- Perpetual Groove
I predict there’s going to be way too much time and effort spent comparing the latest evolution of Perpetual Groove’s sound (well-crafted songs loaded with hooks and emotion) to the PGroove of yesterday (rolling, tumbling, spiraling jams) when there’s a MUCH BIGGER issue at hand here.
That’s right: the Who at the Super Bowl.
I mean, here I am, wanting to liken the vibe of Perpetual Groove’s Heal at times to The Who’s Quadrophenia. But if I make any sort of mention of The Who – any at all – the only thing you’re going to be able to think about is the vision of Pete Townshend lurching around the stage during the halftime show the other day, looking like your Uncle Ned that time he showed up drunk on Halloween thinking he was a dead ringer for rapper D.M.C.
(Note to Pete: I spent my senior year of high school with my knuckles covered in scabs because of you, buddy. Windmills were my life. Now it’s almost 35 years later. You at least gotta keep your stomach covered up.)
But I digress.
The first Quadrophenia flash on Heal happened for me at the 0:45 second mark of “No Decorations,” the opening cut. Prior to that moment, Albert Suttle’s drums and Adam Perry’s bass do a tail-chasing tilt-a-whirl with Brock Butler’s guitar (you know – that PGroove thing). All of a sudden, though, the spiral fetches up and Butler lays into the opening line, “Opened up my eyes to look …” And there – right there – with the swoop of Perry’s bass offset by the gentlest of flutters from John Hruby’s keys (while Suttle pounds his way back into the main riff), you suddenly realize that, yes: 2007’s LIVELOVEDIE wasn’t just a phase. Perpetual Groove have dropped their tails, risen onto their hind legs and become … a goddamn rock ‘n’ roll band. Well, alright! By the time you’re a minute and a half in, you’re looking for a lighter to hold in the air during the chorus. But about the time that you think it might turn into a wham-bam no-brainer, the boys nail you in the chops with a moment of startling silence. Followed by two beats of full-band thrash. Then silence (not even the slightest cymbal sizzle). All hands take a long breath, punctuated by Suttle going into a (Keith Moon!) crazed roll that you’d swear was going to take him right out through the wall, but – SILENCE! Then:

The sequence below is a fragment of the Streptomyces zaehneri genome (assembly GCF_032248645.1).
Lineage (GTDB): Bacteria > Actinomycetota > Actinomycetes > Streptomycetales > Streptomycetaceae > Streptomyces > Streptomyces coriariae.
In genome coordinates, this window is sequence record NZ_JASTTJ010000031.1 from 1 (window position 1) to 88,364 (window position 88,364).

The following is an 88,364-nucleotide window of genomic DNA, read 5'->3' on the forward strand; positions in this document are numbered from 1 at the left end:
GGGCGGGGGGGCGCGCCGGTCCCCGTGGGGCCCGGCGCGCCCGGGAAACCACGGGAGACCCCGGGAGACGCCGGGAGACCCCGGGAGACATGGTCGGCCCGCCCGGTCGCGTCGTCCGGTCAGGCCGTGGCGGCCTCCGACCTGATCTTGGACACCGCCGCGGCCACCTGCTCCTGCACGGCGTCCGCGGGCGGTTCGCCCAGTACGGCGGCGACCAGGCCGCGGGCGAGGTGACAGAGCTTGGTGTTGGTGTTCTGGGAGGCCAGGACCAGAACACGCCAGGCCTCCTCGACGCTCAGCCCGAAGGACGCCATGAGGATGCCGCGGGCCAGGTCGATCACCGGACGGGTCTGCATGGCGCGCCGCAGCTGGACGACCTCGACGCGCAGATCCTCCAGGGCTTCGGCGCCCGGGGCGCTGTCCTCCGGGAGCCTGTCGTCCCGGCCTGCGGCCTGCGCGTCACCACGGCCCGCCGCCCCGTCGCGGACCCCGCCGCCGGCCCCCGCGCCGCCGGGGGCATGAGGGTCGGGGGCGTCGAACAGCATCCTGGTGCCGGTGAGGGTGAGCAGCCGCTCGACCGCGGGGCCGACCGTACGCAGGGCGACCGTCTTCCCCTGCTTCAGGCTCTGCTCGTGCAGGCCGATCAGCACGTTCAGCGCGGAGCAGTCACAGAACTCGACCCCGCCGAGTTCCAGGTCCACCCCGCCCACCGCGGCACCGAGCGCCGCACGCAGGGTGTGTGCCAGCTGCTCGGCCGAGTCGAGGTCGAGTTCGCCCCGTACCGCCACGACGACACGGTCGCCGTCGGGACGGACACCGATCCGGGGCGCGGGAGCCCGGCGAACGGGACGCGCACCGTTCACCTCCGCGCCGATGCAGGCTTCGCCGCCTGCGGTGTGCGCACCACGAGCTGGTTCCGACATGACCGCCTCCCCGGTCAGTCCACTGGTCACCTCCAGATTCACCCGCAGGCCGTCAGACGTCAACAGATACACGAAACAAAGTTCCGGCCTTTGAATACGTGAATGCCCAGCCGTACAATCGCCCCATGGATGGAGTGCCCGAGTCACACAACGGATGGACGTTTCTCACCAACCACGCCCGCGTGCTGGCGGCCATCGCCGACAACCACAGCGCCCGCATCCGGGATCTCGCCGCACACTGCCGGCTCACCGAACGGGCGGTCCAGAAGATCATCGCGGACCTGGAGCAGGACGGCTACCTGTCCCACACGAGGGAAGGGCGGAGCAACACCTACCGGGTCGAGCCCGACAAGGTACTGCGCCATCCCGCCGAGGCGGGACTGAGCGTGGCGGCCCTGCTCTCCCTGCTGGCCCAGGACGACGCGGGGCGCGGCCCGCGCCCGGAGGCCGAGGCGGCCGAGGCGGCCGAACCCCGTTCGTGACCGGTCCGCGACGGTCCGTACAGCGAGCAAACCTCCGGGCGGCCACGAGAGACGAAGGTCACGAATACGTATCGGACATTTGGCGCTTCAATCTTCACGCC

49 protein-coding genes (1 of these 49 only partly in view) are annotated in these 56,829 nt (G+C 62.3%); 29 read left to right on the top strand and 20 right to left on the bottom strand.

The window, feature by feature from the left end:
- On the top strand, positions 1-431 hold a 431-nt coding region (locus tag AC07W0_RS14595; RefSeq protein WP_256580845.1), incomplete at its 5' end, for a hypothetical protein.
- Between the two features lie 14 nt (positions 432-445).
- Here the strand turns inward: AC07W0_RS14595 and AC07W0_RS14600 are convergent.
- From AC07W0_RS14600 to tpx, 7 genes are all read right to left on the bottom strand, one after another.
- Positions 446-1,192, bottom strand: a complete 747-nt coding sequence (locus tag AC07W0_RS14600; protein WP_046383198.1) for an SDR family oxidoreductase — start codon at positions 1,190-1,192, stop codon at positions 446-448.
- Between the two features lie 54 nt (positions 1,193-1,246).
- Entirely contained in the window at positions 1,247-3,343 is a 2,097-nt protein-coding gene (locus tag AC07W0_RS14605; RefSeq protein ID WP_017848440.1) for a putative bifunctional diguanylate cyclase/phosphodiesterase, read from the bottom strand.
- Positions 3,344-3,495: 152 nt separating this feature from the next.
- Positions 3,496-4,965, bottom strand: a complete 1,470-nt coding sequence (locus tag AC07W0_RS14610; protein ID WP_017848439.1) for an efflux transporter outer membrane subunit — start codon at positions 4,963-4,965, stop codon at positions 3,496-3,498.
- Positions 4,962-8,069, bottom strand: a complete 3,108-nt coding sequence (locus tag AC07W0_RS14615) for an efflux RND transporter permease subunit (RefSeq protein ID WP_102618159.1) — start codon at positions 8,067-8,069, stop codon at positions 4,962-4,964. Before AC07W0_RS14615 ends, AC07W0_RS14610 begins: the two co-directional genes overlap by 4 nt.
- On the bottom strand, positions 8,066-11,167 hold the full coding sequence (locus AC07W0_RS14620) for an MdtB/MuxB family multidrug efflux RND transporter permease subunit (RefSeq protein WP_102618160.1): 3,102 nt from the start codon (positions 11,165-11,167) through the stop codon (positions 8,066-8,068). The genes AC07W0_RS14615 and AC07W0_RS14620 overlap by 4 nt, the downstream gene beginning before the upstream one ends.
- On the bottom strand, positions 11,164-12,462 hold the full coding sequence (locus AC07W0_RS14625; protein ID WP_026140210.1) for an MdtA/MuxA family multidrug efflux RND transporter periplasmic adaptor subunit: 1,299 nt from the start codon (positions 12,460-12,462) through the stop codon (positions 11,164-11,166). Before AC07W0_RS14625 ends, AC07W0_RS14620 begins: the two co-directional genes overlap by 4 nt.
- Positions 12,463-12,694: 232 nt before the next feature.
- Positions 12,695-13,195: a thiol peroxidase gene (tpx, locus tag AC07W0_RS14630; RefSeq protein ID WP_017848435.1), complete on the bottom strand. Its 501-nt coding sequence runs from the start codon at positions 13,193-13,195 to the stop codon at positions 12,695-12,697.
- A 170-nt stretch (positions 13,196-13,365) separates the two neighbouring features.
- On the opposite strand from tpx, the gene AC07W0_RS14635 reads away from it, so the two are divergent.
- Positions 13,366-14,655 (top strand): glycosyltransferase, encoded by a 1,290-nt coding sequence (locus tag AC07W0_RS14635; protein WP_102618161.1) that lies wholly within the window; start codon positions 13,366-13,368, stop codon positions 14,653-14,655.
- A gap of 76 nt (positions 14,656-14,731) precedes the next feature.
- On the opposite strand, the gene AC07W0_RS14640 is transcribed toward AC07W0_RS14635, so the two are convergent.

Dubbadubbadubbadubbadubbadubbadubbadubbadubbbadubba and they’re off, tearing into a heart-tugging, cymbal-crashing finale that ends with Butler’s shrugging, “It always turned out wrong.” Wipe your eyes and catch your breath – that’s only the first cut.
Don’t fret about the classic rock comparisons, though; just when you fear that the heroes of organic sonic swirls are morphing into U2 in flannel shirts (the first four minutes and 18 seconds of “Downside”), they let the groovemonster out of the box and lay it down all thick and gooey and sweet (the final two minutes and 53 seconds of “Downside”).
Heal is the band’s first studio offering with keyboardist John Hruby onboard and he proves to be a perfect fit, contributing everything from subtle tickles to broad brushfuls of sound texture. Drummer Suttle is absolutely brilliant and fearless throughout the album, as well. After the dozenth or so time that I thought, “Oh, God – he’ll never get out of this drum roll alive,” I accepted the fact that the guy is probably just a frigging genius and stopped worrying about him.
There are all kinds of “Wait a minute …” double-take moments throughout Heal: for instance, “Under Lock and Key” is what it would sound like if John Prine sat in with Phish. (Speaking of Phish, dig the opening chaotic majesty of “A Day the Way” as Hruby, Perry, and Suttle announce the arrival of Butler’s crunchy guitar – “Prince Caspian” lives!) (And speaking of Phish again, fast forward to the five-minute mark of “Up Again,” soak up the relentless drums beneath the cascading piano, happy giant bass, and soaring guitar and say to yourself, “Wow – this is the best “Harry Hood” jam I’ve ever heard.”) And for those who hanker for some classic PGroove undulating instrumental sound pudding, have a bowlful of “Honey Cut” and be happy.
Heal is the sound of Perpetual Groove maturing as a band, blessed with the knowledge that if you build the songs, the jams will come.
At this rate, they’re going to make a hell of a halftime act at Super Bowl LXXIX.